There haven't been many occasions in the 2012 season where the Indianapolis Colts clearly looked like the best team on the field.
A second look at the tape shows just how they did it.
The Real Story
The Colts have won a lot of games in 2012 the felt like miniature miracles. This wasn't one of them.
The Indy defense was active all game and held the Buffalo attack in check. Some of this was due to strong play by the linebackers, though they don't deserve all the credit.
Ryan Fitzpatrick aided the Indianapolis cause by repeatedly missing wide-open receivers that could have run for miles before being run down.
Ultimately, this game came down to which team had the better quarterback, and there's no question that it was Indianapolis.
While it's true that both offenses put up 13 points, the Colts were playing with a serious field-position handicap all game long.
Of their 10 drives, six of the started at or inside their own 16-yard line. Two more started inside the 25.
Despite battling bad starting points, Indy still managed to build a 14-point lead heading into the fourth quarter.
They held on by successfully completing a three-minute drive to end the game without giving the ball back to Buffalo.
It was a solid performance over a desperate opponent. The Colts played like favorites and took care of business in a surprisingly workman-like manner.
For a young team looking to grow, the win was a clear step in the right direction.
Jerrell Freeman was fantastic on defense. He had a game-high nine tackles and a sack and was a huge factor in helping to limit Buffalo.
Robert Mathis continued his run of fine play with his seventh sack of the year. It was a big one that forced the Bills into a punt at the Indianapolis 34-yard line.
Obviously, the play of Reggie Wayne and T.Y Hilton was key for Indianapolis as well. They formed the backbone of the Colts' offense, with Hilton accounting for both Colts scores.
Finally, kudos to the two young women who shaved their heads to help raise money for the fight against Leukemia. Two cheerleaders had their heads shaved in the fourth quarter. Soon after, Chuck Pagano appeared in the owner's box and waived to the thundering crowd.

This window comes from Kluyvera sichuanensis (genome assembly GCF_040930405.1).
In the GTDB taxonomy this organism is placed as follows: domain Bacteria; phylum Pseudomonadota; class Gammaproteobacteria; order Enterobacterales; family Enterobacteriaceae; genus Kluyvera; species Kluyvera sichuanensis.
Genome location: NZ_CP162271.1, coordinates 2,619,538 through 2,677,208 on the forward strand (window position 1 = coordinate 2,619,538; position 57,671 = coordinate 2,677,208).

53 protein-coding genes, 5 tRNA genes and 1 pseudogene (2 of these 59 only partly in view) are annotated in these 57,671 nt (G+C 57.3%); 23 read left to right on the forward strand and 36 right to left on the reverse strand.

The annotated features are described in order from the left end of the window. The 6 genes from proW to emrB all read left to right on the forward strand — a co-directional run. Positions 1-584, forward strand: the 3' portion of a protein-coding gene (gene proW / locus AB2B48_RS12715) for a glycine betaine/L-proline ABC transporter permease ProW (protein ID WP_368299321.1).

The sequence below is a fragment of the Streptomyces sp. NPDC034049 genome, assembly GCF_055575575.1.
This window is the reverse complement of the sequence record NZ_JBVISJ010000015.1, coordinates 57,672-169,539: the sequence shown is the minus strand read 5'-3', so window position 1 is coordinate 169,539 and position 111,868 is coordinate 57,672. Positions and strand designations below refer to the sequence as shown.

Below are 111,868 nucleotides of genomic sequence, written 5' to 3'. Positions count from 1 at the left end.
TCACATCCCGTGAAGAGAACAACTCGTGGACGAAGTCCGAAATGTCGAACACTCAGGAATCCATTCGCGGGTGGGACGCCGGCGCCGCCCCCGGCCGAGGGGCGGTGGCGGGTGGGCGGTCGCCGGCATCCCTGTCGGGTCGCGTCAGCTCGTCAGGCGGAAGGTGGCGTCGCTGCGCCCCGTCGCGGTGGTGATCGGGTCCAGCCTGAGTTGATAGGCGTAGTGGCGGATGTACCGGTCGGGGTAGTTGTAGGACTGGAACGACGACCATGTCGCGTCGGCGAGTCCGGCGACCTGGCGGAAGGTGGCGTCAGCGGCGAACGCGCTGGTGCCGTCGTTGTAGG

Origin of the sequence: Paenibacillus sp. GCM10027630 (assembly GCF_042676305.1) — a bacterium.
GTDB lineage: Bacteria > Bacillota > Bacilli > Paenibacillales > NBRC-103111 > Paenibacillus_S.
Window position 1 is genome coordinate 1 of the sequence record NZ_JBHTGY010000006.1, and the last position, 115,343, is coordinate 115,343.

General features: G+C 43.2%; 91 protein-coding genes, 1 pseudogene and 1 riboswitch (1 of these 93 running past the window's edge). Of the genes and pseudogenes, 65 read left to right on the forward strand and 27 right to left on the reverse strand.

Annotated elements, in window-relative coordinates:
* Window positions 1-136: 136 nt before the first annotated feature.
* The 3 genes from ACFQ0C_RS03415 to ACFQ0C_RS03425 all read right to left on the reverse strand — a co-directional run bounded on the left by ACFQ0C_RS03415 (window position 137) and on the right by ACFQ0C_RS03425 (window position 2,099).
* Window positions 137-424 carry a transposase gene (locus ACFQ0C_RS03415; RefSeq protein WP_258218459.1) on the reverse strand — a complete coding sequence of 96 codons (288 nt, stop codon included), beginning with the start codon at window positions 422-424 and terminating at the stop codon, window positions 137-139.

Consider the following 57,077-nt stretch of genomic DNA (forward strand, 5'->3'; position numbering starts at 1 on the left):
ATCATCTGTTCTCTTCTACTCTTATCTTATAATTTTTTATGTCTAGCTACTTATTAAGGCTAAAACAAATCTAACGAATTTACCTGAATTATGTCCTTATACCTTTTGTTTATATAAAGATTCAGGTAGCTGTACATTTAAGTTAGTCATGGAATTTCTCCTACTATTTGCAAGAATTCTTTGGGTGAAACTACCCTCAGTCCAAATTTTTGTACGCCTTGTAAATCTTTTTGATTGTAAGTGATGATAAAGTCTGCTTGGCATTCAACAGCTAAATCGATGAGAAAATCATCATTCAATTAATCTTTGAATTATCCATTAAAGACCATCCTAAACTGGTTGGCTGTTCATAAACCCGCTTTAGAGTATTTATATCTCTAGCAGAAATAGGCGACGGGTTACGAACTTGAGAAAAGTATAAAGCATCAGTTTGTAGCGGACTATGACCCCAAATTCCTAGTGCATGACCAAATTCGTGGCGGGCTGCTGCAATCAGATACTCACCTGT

Once again, Donnie Avery was an abject disaster. He dropped multiple passes, failed to get open and fumbled. Fortunately the Colts recovered the loose ball, but his play was a hindrance to the offense all day. This has been the case more often than not this year.
The offensive line was a mess. Luck was sacked four times and forced to throw under duress countless others.
Vick Ballard struggled mightily in the run game. The blocking he had wasn't great, but on multiple occasions he made bad situations worse. His goal-line drop wasn't an easy play, but it's one that has to be made.
With 1:52 to play in the first half, the Colts had a 10-6 lead. They were backed up on their own eight-yard line facing 3rd-and-8.
Most teams with a rookie quarterback will run a safe play like a draw in that situation, hoping to run clock and survive until halftime with the lead.
Instead, Luck dropped back to pass and fired complete to Reggie Wayne for a 10-yard gain.
Though the Colts didn't score on that possession, they did manage to flip the field on Buffalo, eventually pinning the Bills inside the 10-yard line. After a three and out, the Colts got the ball with 32 seconds to play near midfield.
Just two plays and 16 seconds later they were down on the Buffalo three-yard line.
The Colts put more trust in Luck than most teams do in their veterans of 10 years.
Bruce Arians deserves loads of credit for his guts in allowing Luck to pass inside the Buffalo 10. With the Colts backed up all day, Luck continually found ways to at least move the chains a couple of times, which prevented the Bills from ever benefiting from the holes they dug for Indy.
With just over three minutes to play in the game, Arians made the bold decision to trust his offense to win the game.
Instead of three runs and a punt, he allowed Luck to throw, even after the Bills were out of timeouts. The result was a game-clinching drive that meant his suspect defense was spared a final test.
It wasn't a perfect day for Arians. The offensive game plan for Indianapolis was off all day, and the Colts wasted too many downs running the ball with an ineffective Ballard.
Still, those quibbles aside, he stayed aggressive at the end of the half and the end of the game, and that proved enough for the Colts to pick up their seventh win.
Keep An Eye On...
The Indianapolis defense has put together a couple of quality efforts against bad teams, and they'll get a chance to prove the change is legitimate over the next two weeks.
Detroit has a potent offense, but if the Colts have indeed turned a corner defensively they'll show in the Motor City.
If they can get it on the road in Week 13, they'll be all but a lock for the postseason.
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